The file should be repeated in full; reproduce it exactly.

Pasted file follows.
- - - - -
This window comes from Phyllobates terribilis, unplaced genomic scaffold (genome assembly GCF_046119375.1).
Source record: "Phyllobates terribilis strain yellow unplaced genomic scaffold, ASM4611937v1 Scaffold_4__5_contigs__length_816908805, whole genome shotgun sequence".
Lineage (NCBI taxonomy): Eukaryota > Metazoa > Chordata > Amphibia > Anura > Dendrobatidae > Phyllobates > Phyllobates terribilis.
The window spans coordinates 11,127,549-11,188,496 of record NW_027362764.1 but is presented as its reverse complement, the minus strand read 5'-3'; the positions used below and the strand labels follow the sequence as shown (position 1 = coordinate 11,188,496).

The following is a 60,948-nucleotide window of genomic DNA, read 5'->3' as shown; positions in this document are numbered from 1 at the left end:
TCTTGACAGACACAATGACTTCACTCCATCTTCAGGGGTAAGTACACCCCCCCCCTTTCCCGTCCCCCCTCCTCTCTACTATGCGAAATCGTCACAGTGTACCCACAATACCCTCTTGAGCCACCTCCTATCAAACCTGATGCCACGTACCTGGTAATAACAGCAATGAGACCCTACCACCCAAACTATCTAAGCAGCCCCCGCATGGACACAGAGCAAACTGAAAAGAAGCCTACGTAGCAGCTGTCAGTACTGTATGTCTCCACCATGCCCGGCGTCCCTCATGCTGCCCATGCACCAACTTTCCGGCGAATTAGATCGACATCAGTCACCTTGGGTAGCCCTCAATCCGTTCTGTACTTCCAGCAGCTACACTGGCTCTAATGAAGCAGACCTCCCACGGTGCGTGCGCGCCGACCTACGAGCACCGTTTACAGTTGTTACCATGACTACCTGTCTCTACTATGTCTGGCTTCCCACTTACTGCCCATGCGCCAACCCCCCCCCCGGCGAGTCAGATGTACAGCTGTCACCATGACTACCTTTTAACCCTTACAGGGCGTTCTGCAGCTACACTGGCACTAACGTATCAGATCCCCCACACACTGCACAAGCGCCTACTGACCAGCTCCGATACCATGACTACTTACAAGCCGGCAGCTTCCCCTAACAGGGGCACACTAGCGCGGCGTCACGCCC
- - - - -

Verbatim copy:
This window comes from Phyllobates terribilis, unplaced genomic scaffold (genome assembly GCF_046119375.1).
Source record: "Phyllobates terribilis strain yellow unplaced genomic scaffold, ASM4611937v1 Scaffold_4__5_contigs__length_816908805, whole genome shotgun sequence".
Lineage (NCBI taxonomy): Eukaryota > Metazoa > Chordata > Amphibia > Anura > Dendrobatidae > Phyllobates > Phyllobates terribilis.
The window spans coordinates 11,127,549-11,188,496 of record NW_027362764.1 but is presented as its reverse complement, the minus strand read 5'-3'; the positions used below and the strand labels follow the sequence as shown (position 1 = coordinate 11,188,496).

The following is a 60,948-nucleotide window of genomic DNA, read 5'->3' as shown; positions in this document are numbered from 1 at the left end:
TCTTGACAGACACAATGACTTCACTCCATCTTCAGGGGTAAGTACACCCCCCCCCTTTCCCGTCCCCCCTCCTCTCTACTATGCGAAATCGTCACAGTGTACCCACAATACCCTCTTGAGCCACCTCCTATCAAACCTGATGCCACGTACCTGGTAATAACAGCAATGAGACCCTACCACCCAAACTATCTAAGCAGCCCCCGCATGGACACAGAGCAAACTGAAAAGAAGCCTACGTAGCAGCTGTCAGTACTGTATGTCTCCACCATGCCCGGCGTCCCTCATGCTGCCCATGCACCAACTTTCCGGCGAATTAGATCGACATCAGTCACCTTGGGTAGCCCTCAATCCGTTCTGTACTTCCAGCAGCTACACTGGCTCTAATGAAGCAGACCTCCCACGGTGCGTGCGCGCCGACCTACGAGCACCGTTTACAGTTGTTACCATGACTACCTGTCTCTACTATGTCTGGCTTCCCACTTACTGCCCATGCGCCAACCCCCCCCCCGGCGAGTCAGATGTACAGCTGTCACCATGACTACCTTTTAACCCTTACAGGGCGTTCTGCAGCTACACTGGCACTAACGTATCAGATCCCCCACACACTGCACAAGCGCCTACTGACCAGCTCCGATACCATGACTACTTACAAGCCGGCAGCTTCCCCTAACAGGGGCACACTAGCGCGGCGTCACGCCC